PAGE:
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More thunderstorms expected to continue affecting the country until Wednesday.
- Red Cross photo -

Published Tuesday, May 4, 2021

By the A.M. Costa Rica staff

The National Emergency Commission established Green Alert  in the Caribbean Coast and Alajuela Province. This warning is given when it is anticipated that a meteorological phenomenon endangers a specific area in the country. The authorities activate the community's emergency commissions to take action due to the danger related to the alert.

Meanwhile, the Yellow Alert was placed on the rest of the country. This status allows emergency committees of each community to prepare prevention protocols. 

The commission encourages people in the country to take precautions in their homes, places of study or work. People must be attentive to the communication alerts that the commission provides. Rescuers must be prepared for the search or rescue of people and respond to emergency calls.

According to the weather report from the Meteorological Institute, the cause of the strong thunderstorms is the proximity of the Intertropical Convergence Zone, ICZ, to Costa Rica.

The ICZ, known by sailors as the doldrums or the calms due to the dull windless weather, is the area where the northeast and southeast trade winds converge. The zone appears as a band of clouds, usually, thunderstorms, which circles the globe near the equator.

Specialists forecast thunderstorms on the Pacific Coast and Great Metropolitan Area, or GMA, which is a zone made up of cities in the outskirts of San José such as Alajuela, Heredia and Cartago.  In these areas, an estimated 15 to 90 millimeters of rain are expected.

More intense thunderstorms are expected in the Northern Zone of the country and the Caribbean Coast, the rains could be between 20 and 100 millimeters in the mountains.

Specialists call to increase precautions for people who live in the mountains of the Central and South Pacific Coast since they are areas where landslides can occur. On the South Pacific Coast, there could be increased inflow in the rivers. In the GMA flooding could occur caused by sewer saturation.

More thunderstorms expected to continue affecting the country until Wednesday.

Due to the high risk of continuous rains and strong gusts of wind, specialists recommend that in order to avoid accidents, consider the following advice:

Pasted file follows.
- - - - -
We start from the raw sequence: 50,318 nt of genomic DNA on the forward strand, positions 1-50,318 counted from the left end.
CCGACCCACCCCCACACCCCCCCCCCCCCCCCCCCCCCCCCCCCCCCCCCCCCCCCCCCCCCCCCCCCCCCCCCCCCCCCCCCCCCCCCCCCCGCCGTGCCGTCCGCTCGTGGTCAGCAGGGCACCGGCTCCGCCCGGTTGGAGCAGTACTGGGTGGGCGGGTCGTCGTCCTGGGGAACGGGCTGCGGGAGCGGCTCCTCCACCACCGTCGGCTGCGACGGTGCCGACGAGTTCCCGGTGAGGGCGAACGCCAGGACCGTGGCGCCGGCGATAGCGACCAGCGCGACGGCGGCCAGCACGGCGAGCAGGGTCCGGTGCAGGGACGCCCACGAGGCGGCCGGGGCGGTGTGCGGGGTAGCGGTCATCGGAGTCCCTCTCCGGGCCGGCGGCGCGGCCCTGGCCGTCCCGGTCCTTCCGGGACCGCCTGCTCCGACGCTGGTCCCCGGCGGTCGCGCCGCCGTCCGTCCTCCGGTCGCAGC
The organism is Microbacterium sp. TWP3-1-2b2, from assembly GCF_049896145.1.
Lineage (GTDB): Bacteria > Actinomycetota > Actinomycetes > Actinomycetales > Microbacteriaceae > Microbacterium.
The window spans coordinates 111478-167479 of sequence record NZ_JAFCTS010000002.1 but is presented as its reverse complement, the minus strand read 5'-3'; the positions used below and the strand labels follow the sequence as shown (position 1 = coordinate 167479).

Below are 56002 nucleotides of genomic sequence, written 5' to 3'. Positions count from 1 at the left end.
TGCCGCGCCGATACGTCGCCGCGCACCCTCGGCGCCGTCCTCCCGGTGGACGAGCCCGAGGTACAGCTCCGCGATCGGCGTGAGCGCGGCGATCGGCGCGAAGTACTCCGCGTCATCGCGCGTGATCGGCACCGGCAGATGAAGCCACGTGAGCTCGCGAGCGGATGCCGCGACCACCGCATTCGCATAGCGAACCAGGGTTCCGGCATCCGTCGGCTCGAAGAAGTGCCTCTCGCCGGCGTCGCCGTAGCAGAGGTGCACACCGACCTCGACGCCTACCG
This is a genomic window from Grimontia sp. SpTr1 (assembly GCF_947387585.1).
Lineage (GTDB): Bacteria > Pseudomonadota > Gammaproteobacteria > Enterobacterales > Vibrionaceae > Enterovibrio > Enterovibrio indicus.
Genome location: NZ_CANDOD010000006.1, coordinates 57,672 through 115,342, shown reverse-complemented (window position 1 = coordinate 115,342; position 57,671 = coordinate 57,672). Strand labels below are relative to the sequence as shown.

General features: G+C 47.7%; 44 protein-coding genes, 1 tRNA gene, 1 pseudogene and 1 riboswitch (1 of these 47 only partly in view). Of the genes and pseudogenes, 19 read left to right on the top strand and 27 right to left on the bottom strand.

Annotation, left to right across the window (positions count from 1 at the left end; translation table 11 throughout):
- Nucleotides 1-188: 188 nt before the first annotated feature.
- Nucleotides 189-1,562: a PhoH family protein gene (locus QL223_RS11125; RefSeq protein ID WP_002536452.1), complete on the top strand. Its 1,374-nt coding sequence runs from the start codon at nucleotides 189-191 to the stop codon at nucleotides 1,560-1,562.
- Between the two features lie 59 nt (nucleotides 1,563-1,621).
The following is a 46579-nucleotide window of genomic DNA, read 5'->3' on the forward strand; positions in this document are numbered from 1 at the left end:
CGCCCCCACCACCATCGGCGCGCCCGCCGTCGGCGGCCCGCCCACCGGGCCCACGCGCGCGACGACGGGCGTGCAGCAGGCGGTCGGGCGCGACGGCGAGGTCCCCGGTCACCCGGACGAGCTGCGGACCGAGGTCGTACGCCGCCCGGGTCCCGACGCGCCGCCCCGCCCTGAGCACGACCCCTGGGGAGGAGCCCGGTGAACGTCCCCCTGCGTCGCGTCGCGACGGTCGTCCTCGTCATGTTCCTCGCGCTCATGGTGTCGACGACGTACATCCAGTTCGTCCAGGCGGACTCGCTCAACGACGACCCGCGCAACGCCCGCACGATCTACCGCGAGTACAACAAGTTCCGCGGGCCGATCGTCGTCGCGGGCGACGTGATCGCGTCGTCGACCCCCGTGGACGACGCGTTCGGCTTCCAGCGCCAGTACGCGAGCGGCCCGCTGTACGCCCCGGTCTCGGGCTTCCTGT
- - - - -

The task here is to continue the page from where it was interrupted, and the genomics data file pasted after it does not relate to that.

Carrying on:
» Keep the roof of your house clean.

» Clear a path in the backyard allowing rainwater to move without problems towards the drainage, which helps to avoid damages and leaks in the house.

» Pick up the garbage so that it does not fall on the pipes or drains on the sidewalks.

» Avoid that solvents, oils, acids or corrosive liquids that can fall into the sewer pipes and deteriorate them.

» Organize the cleaning of public areas such as river banks in your community to avoid flooding.

» Report the lack of concrete caps or grids in the pipes to the Aqueduct Institute by calling 2547-6555.

» Stay informed about the alerts issued by the authorities.

» People living in mountain areas should increase precautionary measures against a possible landslide or material falling from the high areas of the hills.

» Have an emergency evacuation plan in the community, work and home.

» Drivers must increase precautions for heavy rain and fog.

» Take precautionary measures in case of electrical storms.

» Be alert in vulnerable areas to flooding due to sewer saturation or increase of river flow.

» In case of a thunderstorm, take refuge in a safe place.

» In case of strong wind gusts, be alert to possible falling trees or electrical cables.

» In the event of a landslide, do not walk on the debris, stay away from affected areas, and do not return home until authorities verify that it is a safe place.

Authorities ask for the people in Costa Rica to call 911 to report any emergency such as flooding, fallen trees or landslides.

A.M. Costa Rica urges readers to share this alert with their contacts.

What emergencies have you heard of due to the thunderstorms in your community?   We would like to know your thoughts on this story. Send your comments to

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